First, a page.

How Long Has This Been Going On
This Can't Be Love
Do It Again "Theme From Carnival!" (Love Makes The World Go Round)

Porgy And Bess - The Original Cast Album

It Takes A Long Pull To Get There
Selections From George Gershwin's Folk Opera
Porgy And Bess
George Gershwin, Du Bose Heyward & Ira Gershwin
The Original Cast Album
Featuring Todd Ducan, Anne Brown, The Eva Jessye Choir, Edward Matthews, Helen Dowdy, William Woolfolk & Avon Long
Decca Symphony Orchestra
Alexander Smallens, Conductor
Decca Records DL 9024
1962

Act 1 – Scene 1
Overture and Summertime (Anna Brown)
A Woman Is A Sometime Thing (Edward Matthews assisted by Harriet Jackson with Eva Jessye Choir)
Introducing Summertime
Act 1 – Scene 2
My Man's Gone Now (Anne Brown with Eva Jessye Choir
Act 2 – Scene 1
It Take A Long Pull To Get There (Edward Matthews)
I Got Plenty O' Nuttin' (Todd Duncan with Eva Jessye Choir)
Buzzard Song (Todd Duncan with Eva Jessye Choir)
Bess You Is My Woman (Todd Duncan and Anne Brown with Eva Jessye Choir)
What You Want Wid Bess? (Anne Brown and Todd Duncan)
Act 2 – Scene 3 (Street Cries)
(a) Strawberry Woman's Call (Helen Dowdy assisted by Gladys Goode)
(b) Crab Man's Call (William Woolfolk assisted by Georgette Harvey)
I Loves You, Porgy (Todd Duncan and Anne Brown)
Act 3 – Scene 1
The Requiem (Eva Jessye Choir)
Act 3 – Scene 2
There's A Boat Dat's Leavin' Soon For New York (Avon Long and Anne Brown)
Act 3 – Scene 3
Porgy's Lament and Finale (Todd Duncan with Eva Jessye Choir)

Monday, April 13, 2020

Percussion Around The World - International Pop All Stars

April In Portugal
Percussion Around The World
International "Pop" All Stars
Phase 4 Stereo SP 44010
1961

The Poor People Of Paris
Frenesi
The Third Man Theme
Calcutta
La Montana
The Children's Marching Song
Volare
April In Portugal
Never On Sunday
Japanese Sandman
Cielito Lindo
Auf Wiederseh'n Sweetheart

Sweet Piano Melodies - Jean Paques

Blue Skies
Sweet Piano Melodies
Jean Paques and His Sweet Music
Photo: Murray Laden
Richmond High Fidelity
A Product Of London Records
B 20050
1959

From Billboard - November 16, 1959: Sweet tunes, sweetly played, with the piano of Jean Paques featured, are the strong points of this new album. The tunes include "Pretty Girl Is Like A Melody," "Blue Skies," "Tea For Two," and other standards.

A Pretty Girl Is Like A Melody
'S Wonderful
I'm Alone
Broadway Melody
Blue Skies
Tea For Two
For You Only
I Can't Give You Anything But Love
Goodnight, Sweetheart
Margie

Sunday, April 12, 2020

The Shadow Of Your Smile - Phil LaPenna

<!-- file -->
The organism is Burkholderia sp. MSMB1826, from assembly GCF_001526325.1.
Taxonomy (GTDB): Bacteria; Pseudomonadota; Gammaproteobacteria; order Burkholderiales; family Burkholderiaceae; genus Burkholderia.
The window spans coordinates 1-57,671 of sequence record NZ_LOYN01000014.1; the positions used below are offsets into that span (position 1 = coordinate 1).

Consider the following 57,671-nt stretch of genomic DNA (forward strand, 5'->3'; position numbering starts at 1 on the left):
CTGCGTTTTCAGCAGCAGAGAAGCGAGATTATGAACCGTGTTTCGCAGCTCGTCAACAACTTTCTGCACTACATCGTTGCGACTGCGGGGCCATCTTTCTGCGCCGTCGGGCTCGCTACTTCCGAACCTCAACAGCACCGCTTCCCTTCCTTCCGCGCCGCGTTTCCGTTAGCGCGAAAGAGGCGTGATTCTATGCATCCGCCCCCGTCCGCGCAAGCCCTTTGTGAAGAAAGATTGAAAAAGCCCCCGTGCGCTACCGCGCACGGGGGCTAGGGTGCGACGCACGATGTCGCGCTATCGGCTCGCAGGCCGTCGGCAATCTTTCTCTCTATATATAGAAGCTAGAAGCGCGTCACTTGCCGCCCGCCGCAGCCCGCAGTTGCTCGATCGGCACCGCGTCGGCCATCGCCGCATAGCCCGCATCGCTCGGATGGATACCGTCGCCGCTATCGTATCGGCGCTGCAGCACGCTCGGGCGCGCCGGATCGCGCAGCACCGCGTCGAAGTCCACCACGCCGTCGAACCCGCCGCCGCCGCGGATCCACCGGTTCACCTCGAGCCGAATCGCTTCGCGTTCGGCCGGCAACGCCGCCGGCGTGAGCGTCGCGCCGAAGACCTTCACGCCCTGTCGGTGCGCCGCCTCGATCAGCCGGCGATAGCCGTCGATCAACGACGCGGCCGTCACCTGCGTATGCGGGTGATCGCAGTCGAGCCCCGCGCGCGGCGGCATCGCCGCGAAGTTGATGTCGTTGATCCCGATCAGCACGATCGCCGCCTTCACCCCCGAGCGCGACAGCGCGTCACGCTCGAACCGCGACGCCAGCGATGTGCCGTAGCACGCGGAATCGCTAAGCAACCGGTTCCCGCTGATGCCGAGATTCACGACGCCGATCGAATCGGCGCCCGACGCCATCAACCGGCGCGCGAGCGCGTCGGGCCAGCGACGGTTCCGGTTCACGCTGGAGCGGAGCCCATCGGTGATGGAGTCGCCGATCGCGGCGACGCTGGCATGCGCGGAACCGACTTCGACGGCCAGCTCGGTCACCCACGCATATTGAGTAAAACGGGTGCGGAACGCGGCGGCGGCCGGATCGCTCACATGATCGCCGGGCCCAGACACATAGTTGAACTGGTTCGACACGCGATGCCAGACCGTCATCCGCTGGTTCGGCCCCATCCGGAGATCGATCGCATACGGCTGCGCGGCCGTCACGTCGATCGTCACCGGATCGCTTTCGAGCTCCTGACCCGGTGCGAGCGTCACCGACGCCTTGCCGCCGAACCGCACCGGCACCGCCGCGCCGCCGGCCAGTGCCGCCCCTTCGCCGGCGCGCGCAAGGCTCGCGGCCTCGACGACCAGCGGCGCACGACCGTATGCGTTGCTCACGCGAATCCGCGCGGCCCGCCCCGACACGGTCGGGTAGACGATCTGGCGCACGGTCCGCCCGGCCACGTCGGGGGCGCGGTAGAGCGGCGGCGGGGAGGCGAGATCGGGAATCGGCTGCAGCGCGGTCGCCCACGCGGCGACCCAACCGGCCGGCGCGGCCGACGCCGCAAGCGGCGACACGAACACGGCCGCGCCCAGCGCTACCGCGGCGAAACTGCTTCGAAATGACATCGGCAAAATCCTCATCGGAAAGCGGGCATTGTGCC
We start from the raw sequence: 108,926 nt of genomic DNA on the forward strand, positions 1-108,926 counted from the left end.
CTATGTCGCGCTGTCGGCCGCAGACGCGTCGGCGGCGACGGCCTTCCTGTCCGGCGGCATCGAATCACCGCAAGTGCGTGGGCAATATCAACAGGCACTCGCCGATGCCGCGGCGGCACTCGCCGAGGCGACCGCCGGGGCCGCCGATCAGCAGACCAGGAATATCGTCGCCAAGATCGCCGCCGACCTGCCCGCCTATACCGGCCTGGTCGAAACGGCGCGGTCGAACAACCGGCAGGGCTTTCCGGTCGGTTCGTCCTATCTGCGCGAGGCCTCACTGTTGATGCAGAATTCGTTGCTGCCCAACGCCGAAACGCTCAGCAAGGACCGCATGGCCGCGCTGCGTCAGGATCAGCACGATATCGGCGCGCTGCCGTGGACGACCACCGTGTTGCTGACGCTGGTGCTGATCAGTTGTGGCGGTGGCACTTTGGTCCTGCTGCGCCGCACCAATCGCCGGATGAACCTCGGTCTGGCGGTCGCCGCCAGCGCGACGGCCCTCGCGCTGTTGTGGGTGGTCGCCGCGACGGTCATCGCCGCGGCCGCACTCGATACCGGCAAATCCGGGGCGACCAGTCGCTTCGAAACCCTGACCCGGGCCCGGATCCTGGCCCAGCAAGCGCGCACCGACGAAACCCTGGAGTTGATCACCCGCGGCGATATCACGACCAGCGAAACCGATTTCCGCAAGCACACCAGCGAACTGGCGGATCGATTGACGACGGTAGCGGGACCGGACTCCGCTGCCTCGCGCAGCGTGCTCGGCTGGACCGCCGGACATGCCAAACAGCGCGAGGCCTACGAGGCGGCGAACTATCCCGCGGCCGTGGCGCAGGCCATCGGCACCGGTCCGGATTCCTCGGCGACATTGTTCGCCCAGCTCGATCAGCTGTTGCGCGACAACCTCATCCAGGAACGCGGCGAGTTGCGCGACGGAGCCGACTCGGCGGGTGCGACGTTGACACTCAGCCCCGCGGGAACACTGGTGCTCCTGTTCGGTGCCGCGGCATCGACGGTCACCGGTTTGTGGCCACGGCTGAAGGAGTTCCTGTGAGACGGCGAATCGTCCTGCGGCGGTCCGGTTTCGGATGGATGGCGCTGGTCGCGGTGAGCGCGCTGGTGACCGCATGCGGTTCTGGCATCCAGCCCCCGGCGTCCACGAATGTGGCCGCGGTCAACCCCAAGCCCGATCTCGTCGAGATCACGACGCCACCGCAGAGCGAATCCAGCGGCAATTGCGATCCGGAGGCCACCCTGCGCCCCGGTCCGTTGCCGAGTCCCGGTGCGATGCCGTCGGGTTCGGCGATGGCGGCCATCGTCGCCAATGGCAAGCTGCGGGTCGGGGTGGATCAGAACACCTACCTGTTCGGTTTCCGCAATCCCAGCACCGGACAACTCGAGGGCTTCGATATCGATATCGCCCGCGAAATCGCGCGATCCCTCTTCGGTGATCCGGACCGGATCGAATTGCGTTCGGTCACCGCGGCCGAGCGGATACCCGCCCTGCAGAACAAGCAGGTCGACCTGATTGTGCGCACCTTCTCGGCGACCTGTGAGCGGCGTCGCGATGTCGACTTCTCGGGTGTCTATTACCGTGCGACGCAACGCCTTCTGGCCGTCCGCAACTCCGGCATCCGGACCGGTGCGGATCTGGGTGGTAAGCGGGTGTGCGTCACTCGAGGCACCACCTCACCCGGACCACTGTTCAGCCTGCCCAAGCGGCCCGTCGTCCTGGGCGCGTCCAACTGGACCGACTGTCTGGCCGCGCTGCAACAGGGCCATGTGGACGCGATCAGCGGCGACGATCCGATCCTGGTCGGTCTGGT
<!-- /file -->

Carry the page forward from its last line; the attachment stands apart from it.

The Nearness Of You
The Shadow Of Your Smile
Phil LaPenna
Director: K. Warriner
Engineer: G. Starr
A Product of Arc Sound LTD., Toronto, Ontario
ARC AS-734
1968

From the back cover: Phil LaPenna is undoubtedly one of the most outstanding organists in Canada today. Equally at home on pipe or theatre organs, he has performed all over Canada in concert, in nightclubs, and has also played many serious recitals. In addition he was featured regularly on CBC network shows. During the last few years he has concentrated on single concerts with an occasional foray into the nightclub field, and has devoted much of his remaining time to teaching and composing.

The music on this album was specially selected to show off his dynamic technique on the Baldwin Theatre organ. Phil's masterly arrangement of Tico-Tico played at a tremendously fast pace, shows to the full what a brilliant musician can accomplish on a really first class instrument. Making full use of the vast musical vocabulary built into the Baldwin Organ, and with the assistance of Keith Chappell on drums, Phil LaPenna switches from the toe-tapping sounds of "Hoedown Holiday" to the soft and subtle "I'll Close My Eyes" with the greatest of ease, and with the tongue in cheek humor, transports the listener to the cobble-stoned street in a Bavarian Village for a real beer-drinking polka. To round out the program, he swings into a driving up-tempo version of "Meditation" and beautifully performed versions of "The Carioca" and "Moon Over Naples" among other selections.


The Shadow Of Your Smile
Hoedown Holiday
Moon Over Naples
Baron Bonschittenhelm's Bavarian Polka
Meditatio
The Mexican Hof
The Carioca
Lara's Theme
Tico-Tico
I'll Close My Eyes
Brazilian Polka
The Nearness Of You